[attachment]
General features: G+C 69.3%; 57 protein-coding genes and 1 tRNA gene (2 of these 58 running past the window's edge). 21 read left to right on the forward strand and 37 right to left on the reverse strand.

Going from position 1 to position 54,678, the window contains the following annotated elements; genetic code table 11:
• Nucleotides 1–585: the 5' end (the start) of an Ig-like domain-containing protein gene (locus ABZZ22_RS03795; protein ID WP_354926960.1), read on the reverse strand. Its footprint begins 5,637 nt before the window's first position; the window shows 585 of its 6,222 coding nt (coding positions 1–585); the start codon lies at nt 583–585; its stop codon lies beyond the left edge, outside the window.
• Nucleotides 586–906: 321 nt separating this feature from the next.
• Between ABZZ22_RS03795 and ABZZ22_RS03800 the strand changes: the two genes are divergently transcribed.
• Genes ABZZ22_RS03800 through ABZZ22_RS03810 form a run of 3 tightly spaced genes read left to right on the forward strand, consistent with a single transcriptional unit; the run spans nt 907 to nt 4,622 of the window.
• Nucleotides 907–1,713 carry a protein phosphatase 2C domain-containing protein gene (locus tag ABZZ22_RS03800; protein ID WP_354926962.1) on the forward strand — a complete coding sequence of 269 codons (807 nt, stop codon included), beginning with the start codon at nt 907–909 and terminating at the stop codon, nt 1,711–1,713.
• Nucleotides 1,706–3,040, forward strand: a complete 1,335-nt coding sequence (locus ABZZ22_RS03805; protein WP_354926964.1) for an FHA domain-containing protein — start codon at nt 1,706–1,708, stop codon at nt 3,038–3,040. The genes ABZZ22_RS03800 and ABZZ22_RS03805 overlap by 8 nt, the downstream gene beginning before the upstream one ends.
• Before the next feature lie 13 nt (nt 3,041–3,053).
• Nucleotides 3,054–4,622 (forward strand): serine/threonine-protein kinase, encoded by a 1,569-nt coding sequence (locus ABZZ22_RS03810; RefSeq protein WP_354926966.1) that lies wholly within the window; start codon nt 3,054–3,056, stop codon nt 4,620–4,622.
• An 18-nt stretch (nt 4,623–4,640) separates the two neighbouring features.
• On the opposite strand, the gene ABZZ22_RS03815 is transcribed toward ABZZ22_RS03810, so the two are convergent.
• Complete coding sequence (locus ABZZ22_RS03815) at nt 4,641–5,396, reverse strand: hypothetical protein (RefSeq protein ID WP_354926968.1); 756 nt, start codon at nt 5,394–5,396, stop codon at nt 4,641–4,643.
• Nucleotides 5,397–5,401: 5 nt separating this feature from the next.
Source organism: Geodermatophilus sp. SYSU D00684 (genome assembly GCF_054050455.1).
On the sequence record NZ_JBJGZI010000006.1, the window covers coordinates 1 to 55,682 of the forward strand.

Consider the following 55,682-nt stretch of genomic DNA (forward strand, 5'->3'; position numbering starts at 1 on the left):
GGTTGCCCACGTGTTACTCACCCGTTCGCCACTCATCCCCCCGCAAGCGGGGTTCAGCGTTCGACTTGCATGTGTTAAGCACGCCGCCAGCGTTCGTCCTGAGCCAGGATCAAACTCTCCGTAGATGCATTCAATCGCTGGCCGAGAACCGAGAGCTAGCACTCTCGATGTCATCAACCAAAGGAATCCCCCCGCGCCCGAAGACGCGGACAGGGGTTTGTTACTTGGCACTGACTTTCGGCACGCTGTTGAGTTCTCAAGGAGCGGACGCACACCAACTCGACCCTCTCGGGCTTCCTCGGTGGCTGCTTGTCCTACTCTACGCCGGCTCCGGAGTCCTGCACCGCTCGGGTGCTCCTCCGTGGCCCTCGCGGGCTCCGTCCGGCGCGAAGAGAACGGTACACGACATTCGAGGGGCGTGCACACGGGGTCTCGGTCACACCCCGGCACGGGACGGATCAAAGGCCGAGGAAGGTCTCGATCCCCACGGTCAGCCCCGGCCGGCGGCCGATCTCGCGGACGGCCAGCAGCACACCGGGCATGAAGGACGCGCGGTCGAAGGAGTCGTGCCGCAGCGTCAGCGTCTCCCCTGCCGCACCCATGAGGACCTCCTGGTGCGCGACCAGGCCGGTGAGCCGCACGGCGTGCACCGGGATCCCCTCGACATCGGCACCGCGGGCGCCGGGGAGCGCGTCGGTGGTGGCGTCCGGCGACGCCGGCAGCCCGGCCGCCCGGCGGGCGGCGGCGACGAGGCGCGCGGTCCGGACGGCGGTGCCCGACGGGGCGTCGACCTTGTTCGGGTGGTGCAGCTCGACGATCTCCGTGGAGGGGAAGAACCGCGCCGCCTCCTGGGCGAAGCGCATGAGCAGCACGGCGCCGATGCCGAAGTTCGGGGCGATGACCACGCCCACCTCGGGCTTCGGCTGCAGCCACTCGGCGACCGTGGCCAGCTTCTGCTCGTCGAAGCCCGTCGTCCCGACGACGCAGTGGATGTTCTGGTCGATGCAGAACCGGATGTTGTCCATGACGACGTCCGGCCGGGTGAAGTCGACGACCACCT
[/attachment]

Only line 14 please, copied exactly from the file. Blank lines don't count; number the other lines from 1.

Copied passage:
• Nucleotides 5,397–5,401: 5 nt separating this feature from the next.